we got up to 80 seeing that we could not get an accurate account of
all of those moving Turkeys. They slowly moved around the van in back
and front wandering on down the stream and the meadow. They filled the
meadow and the hillside in front of us. We watched for over a half and
hour until the last of the big flock moved on down the meadow and
hillside leaving the road clear in front of us. As we talked about it
we decided that it must have been 15 or 20 mother Turkeys with their
grown chicks that had gathered together for protection and
companionship. They were so peaceful and content that they paid no
attention to us even though we had come right into the middle of the
flock. They didn't even bother to get out of the way and we stopped to
avoid hitting the ones that were on the road ahead of us.
I have seen many other big flocks of Turkeys in my
wanderings in the mountains but usually they were on the run fleeing
from the van or from us when we were horseback. I have often wondered
at this singular experience and I have thought that we saw the Turkeys
that day, as they are when they are not frightened or trying to
We went on over the north end of the Blues and down
into the Cebadilla. We lucked out and found a horse and a couple of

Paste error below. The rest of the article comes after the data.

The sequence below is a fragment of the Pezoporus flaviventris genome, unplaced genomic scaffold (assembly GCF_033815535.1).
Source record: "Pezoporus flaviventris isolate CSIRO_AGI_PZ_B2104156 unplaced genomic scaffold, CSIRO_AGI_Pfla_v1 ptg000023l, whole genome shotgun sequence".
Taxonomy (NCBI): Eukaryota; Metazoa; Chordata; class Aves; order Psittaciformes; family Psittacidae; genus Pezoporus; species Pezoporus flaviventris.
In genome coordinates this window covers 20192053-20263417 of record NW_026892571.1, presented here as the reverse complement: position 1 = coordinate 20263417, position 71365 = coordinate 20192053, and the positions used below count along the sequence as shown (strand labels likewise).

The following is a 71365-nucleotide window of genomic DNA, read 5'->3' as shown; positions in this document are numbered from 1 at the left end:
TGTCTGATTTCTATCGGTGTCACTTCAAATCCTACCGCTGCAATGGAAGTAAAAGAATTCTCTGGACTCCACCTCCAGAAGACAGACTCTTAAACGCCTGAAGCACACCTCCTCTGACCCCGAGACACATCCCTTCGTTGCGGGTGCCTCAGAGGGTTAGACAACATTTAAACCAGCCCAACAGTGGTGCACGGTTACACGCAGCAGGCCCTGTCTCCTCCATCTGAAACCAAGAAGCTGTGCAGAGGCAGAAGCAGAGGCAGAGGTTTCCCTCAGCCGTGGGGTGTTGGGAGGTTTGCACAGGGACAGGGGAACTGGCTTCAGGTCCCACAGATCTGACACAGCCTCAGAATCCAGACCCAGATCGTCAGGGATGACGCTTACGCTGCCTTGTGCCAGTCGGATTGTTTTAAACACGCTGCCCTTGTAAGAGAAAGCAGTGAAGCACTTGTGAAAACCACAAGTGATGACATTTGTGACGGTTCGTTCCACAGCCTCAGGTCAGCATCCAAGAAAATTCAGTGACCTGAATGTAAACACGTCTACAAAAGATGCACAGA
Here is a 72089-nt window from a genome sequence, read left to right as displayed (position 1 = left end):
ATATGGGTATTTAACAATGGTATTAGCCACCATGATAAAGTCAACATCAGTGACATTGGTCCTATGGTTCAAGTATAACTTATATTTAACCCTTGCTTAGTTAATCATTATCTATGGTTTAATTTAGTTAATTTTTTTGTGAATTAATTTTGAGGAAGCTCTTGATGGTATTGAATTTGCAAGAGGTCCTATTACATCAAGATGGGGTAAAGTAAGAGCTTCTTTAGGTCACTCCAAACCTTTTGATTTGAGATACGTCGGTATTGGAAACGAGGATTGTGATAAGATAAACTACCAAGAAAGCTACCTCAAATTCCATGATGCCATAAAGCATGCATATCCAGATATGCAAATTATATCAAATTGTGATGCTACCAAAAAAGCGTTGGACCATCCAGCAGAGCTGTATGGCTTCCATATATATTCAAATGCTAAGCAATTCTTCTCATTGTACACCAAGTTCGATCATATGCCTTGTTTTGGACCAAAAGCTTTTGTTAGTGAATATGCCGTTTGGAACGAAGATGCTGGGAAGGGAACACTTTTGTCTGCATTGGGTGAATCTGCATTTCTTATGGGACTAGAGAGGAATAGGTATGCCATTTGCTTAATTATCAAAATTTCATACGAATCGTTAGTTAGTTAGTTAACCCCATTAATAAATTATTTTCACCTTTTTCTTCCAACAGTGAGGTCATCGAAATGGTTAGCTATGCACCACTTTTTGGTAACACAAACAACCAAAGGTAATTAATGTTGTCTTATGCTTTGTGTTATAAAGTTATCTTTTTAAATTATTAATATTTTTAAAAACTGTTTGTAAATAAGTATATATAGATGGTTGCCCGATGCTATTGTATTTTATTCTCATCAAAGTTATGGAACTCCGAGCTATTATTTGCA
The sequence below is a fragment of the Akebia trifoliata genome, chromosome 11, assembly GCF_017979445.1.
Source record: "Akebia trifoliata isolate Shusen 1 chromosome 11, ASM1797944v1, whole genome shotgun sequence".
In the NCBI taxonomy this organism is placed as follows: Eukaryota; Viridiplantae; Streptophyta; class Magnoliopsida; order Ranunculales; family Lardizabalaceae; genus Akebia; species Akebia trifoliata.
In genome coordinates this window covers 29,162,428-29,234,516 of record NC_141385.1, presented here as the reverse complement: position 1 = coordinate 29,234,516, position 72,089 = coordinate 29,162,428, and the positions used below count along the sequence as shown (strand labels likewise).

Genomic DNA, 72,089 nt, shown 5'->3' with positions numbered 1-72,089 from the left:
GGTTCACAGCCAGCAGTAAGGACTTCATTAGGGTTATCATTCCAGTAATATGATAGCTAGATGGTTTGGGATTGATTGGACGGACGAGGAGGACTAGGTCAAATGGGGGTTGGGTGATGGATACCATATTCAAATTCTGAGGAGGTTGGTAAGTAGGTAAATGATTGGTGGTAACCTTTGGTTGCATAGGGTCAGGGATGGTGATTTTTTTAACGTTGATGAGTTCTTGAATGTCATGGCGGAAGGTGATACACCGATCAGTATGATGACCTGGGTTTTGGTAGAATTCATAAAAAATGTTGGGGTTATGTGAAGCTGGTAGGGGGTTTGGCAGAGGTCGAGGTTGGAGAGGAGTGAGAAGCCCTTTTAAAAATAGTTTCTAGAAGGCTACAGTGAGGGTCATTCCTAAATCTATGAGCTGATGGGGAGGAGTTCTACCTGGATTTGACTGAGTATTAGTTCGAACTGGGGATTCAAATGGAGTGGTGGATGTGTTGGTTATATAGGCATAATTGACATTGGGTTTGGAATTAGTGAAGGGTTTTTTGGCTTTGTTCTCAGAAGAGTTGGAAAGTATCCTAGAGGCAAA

mules in the Cebadilla corral licking salt. We caught them and saddled
up two of them and packed our camp on one of our pack mules that was
in the corral with the others.
We traveled down the trail through the beautiful canyon
that runs down toward the Gavilan River. We soon climbed out as the
trail left the canyon and wound along the side hill down to the bench
above the cliffed-up river. We followed the rim until the trail
descended the steep cliff in a well-worn switchback trail into the
river. We crossed the river into the big beautiful meadows with big
Pine Trees along the river and dotting the big meadow.
We chose a good spot near the river and set up our camp
in the shade of several Pine trees that grew close together. We
unpacked the Pack-mule and tied her in the shade to await our return.
I set up my little three men J. C. Penny Tent and put my bed inside